LA CROSSE, Wis. ― Suicide is among the top ten leading causes of death in Minnesota, Wisconsin and Iowa. Unlike many diseases, the warning signs aren't always obvious. They may vary from person to person. Some people make their intentions clear, while others keep suicidal thoughts and feelings secret.
Mayo Clinic Health System in La Crosse will light its Cancer and Surgery Center on West Avenue in yellow the evening of Friday, Sept. 10 in recognition of World Suicide Prevention Day.
This international awareness day is an opportunity to raise awareness about suicide and to promote action to reduce the number of suicides and suicide attempts globally. It is estimated that one in every 100 deaths worldwide is the result of suicide, per the Internation Association for Suicide Prevention.
"There are a couple of important things that people can to do help someone who may be suicidal, whether you are a friend, family member, co-worker, teacher, or community member," says Julie Conway, clinical therapist at Mayo Clinic Health System in La Crosse. "First, reach out to a person who may be struggling with suicidal thoughts. Let them know that you care and want to help."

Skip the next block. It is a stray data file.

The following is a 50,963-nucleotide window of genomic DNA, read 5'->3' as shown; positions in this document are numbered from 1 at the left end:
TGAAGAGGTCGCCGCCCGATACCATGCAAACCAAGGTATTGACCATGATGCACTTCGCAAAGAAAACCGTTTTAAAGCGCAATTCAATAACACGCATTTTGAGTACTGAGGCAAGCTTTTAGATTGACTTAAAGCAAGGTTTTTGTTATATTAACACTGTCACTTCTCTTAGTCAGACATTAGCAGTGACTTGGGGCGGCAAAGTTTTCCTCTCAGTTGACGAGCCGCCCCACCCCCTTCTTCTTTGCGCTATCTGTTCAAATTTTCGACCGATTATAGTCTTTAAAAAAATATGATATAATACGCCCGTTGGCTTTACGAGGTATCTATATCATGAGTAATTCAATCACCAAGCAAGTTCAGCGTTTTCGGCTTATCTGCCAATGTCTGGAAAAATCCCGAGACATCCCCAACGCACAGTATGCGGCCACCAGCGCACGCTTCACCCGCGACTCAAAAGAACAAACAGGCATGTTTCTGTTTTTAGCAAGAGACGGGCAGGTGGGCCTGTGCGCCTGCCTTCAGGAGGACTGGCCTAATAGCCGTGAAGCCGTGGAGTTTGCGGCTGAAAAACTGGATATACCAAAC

Suicidal thoughts have many causes. Most often, suicidal thoughts are the result of feeling like a person can't cope when they're faced with what seems to be an overwhelming life situation.
"We want the public to educate themselves with suicide risk factors, protective factors, warning signs, and what to do to help," adds Conway. "Risk factors, such as trauma, loneliness, despair, don't predict suicide but brings awareness of someone who may consider suicide. Watch for warning signs, which are behaviors often indicating a likelihood that a person is considering suicide."
Conway says reckless behavior, talking about wanting to die, withdrawing from friends or activities, giving away valued possessions or increased drug or alcohol use are all warning signs that should not be ignored.
"If you think someone is potentially suicidal listen to them, get involved without judging. Ask them directly if they are considering suicide or want to die. Remove or secure all risks such as guns, ammunition, prescriptions, and over-the-counter medications and assist them in seeking professional help. If someone is verbalizing suicidal thoughts call 911 or take them to the nearest emergency department," adds Conway.
Most importantly, get help right away. Call 911 or your local emergency number immediately. Or call the National Suicide Prevention Lifeline at 1-800-273-8255 any time of day — press "1" to reach the Veterans Crisis Line or use Lifeline Chat. You can also text "HOME" to 741-741.
The campus lighting program brings attention to health-related causes and recognizes significant local and national events. For more information, email Community Engagement.
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Press ContactRick Thiesse